1 IUPAC definition 2 Qualifiers used to describe extent of solubility 3 Molecular view 4 Factors affecting solubility
4.1 Temperature 4.2 Pressure
9.1 Differential solubility
IUPAC definition According to the IUPAC definition, solubility is the analytical composition of a saturated solution expressed as a proportion of a designated solute in a designated solvent. Solubility may be stated in various units of concentration such as molarity, molality, mole fraction, mole ratio, mass (solute) per volume (solvent) and other units.
Qualifiers used to describe extent of solubility The extent of solubility ranges widely, from infinitely soluble (without limit) (fully miscible) such as ethanol in water, to poorly soluble, such as silver chloride in water. The term insoluble is often applied to poorly or very poorly soluble compounds. A number of other descriptive terms are also used to qualify the extent of solubility for a given application. For example, U.S. Pharmacopoeia gives the following terms:
Mass parts of solvent required to dissolve 1 mass part of solute
1 to 10
10 to 30
30 to 100
100 to 1000
Very slightly soluble
1000 to 10,000
Practically insoluble or insoluble
The thresholds to describe something as insoluble, or similar terms, may depend on the application. For example, one source states that substances are described as "insoluble" when their solubility is less than 0.1 g per 100 mL of solvent.
Factors affecting solubility
The solubility of a given solute in a given solvent typically depends
on temperature. Depending on the nature of the solute the solubility
may increase or decrease with temperature. For most solids and
liquids, their solubility increases with temperature. In
liquid water at high temperatures, (e.g., that approaching the
critical temperature), the solubility of ionic solutes tends to
decrease due to the change of properties and structure of liquid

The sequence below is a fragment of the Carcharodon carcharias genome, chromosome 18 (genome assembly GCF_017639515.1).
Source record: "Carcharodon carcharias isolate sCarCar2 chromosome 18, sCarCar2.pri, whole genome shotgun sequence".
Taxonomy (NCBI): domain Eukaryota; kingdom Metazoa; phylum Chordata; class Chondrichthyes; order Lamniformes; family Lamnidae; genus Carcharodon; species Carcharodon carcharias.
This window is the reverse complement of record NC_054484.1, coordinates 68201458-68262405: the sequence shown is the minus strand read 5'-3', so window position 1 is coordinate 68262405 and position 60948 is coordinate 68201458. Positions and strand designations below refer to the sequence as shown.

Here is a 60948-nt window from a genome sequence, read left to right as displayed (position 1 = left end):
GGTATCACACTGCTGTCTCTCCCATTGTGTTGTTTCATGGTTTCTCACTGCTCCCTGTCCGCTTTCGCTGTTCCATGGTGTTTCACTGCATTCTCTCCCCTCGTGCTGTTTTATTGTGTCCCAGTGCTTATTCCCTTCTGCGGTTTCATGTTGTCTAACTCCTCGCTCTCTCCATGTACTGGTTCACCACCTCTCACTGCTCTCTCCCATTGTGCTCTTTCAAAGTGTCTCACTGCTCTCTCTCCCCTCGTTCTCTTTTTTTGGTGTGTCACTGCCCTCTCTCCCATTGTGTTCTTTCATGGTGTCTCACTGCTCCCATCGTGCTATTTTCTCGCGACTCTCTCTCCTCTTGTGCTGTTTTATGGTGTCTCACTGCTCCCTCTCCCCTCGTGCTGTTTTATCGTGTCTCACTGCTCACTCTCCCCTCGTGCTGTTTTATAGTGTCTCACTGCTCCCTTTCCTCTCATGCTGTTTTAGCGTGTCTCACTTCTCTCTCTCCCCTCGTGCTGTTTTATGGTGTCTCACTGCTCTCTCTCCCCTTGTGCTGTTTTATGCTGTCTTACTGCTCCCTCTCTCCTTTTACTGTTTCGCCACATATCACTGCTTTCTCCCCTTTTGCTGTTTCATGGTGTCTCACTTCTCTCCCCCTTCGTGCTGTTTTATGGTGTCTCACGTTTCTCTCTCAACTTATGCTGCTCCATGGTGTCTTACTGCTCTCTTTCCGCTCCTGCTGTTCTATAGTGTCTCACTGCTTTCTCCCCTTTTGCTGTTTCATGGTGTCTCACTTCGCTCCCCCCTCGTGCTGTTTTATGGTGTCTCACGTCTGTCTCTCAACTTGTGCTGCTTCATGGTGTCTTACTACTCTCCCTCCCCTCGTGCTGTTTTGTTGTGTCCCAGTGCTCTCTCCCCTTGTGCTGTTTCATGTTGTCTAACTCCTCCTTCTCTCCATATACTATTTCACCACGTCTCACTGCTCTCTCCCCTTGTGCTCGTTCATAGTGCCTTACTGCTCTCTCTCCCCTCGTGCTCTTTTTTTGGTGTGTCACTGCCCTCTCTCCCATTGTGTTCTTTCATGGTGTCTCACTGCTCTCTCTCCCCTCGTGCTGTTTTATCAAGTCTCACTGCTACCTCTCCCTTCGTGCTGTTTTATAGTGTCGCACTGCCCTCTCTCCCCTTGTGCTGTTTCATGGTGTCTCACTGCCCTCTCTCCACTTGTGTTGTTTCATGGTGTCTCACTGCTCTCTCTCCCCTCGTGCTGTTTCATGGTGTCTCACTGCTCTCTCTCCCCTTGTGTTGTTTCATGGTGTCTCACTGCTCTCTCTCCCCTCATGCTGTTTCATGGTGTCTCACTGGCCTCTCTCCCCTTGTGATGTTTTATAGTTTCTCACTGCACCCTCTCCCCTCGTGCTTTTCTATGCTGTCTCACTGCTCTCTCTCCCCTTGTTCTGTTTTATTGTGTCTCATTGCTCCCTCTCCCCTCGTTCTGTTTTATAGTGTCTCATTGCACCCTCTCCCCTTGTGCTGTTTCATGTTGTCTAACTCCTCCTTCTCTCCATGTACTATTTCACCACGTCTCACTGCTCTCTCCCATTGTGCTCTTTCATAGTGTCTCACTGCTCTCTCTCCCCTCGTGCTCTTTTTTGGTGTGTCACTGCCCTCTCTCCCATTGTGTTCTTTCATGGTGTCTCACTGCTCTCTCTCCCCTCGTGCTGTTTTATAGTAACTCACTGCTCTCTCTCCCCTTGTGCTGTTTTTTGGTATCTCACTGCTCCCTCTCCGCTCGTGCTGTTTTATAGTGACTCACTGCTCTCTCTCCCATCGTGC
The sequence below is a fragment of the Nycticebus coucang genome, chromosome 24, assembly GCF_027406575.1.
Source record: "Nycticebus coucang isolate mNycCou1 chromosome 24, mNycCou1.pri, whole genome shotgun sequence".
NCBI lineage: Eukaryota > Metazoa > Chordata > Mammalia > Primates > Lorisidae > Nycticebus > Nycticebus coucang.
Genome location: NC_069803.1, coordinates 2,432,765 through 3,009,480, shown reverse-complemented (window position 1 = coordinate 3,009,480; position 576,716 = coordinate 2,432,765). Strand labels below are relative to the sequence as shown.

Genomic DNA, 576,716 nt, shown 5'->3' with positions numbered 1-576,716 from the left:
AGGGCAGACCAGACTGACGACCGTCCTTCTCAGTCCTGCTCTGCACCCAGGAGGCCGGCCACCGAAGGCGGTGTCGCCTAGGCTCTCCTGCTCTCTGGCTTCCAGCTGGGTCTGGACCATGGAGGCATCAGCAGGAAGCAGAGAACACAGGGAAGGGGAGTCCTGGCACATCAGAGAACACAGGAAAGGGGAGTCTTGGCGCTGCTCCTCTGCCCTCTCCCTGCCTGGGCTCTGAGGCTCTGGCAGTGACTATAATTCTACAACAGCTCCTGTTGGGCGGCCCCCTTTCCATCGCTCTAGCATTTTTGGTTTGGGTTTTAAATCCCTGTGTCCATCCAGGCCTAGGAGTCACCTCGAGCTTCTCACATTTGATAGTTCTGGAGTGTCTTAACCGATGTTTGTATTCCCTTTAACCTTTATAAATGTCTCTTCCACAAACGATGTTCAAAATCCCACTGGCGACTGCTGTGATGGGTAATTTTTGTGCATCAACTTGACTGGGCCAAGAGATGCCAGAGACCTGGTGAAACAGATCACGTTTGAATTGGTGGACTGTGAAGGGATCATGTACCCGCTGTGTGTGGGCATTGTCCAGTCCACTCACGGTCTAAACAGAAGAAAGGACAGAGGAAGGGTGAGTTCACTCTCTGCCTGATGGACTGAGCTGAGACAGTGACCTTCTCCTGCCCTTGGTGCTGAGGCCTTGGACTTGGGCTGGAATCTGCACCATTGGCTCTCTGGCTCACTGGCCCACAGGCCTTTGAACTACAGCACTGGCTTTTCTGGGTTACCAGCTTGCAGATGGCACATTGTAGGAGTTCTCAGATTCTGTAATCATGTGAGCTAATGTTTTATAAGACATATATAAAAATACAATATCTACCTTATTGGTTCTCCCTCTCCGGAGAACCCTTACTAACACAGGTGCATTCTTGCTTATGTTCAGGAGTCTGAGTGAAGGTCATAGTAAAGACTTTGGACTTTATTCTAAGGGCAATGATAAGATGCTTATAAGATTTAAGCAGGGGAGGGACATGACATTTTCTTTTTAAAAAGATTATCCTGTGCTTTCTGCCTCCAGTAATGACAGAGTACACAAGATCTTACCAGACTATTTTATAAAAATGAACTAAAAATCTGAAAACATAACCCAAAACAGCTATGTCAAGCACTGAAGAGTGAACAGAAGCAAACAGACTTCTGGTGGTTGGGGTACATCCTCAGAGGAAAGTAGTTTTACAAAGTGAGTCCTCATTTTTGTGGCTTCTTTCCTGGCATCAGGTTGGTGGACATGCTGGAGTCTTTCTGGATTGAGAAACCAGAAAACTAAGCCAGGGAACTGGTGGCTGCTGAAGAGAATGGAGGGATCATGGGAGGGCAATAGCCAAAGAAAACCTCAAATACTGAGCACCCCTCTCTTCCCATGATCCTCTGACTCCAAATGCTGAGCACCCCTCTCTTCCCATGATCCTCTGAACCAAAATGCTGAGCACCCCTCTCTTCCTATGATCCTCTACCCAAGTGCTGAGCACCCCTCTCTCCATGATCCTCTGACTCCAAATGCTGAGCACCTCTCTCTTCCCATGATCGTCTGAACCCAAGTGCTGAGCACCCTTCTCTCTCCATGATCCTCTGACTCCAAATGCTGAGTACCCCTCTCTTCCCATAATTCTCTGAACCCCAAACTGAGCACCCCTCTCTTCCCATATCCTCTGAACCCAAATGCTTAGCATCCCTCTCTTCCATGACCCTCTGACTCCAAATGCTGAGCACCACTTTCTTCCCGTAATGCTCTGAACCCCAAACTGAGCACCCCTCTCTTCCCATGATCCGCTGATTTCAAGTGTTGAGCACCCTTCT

water; the lower dielectric constant results in a less polar solvent.
Gaseous solutes exhibit more complex behavior with temperature. As the
temperature is raised, gases usually become less soluble in water (to
minimum, which is below 120 °C for most permanent
gases), but more soluble in organic solvents.
The chart shows solubility curves for some typical solid inorganic
salts (temperature is in degrees
The solubility of organic compounds nearly always increases with temperature. The technique of recrystallization, used for purification of solids, depends on a solute's different solubilities in hot and cold solvent. A few exceptions exist, such as certain cyclodextrins.
Pressure For condensed phases (solids and liquids), the pressure dependence of solubility is typically weak and usually neglected in practice. Assuming an ideal solution, the dependence can be quantified as:
i , a q
i , c r
displaystyle left( frac partial ln N_ i partial P right)_ T =- frac V_ i,aq -V_ i,cr RT
where the index i iterates the components, Ni is the mole fraction of the ith component in the solution, P is the pressure, the index T refers to constant temperature, Vi,aq is the partial molar volume of the ith component in the solution, Vi,cr is the partial molar volume of the ith component in the dissolving solid, and R is the universal gas constant. The pressure dependence of solubility does occasionally have practical significance. For example, precipitation fouling of oil fields and wells by calcium sulfate (which decreases its solubility with decreasing pressure) can result in decreased productivity with time.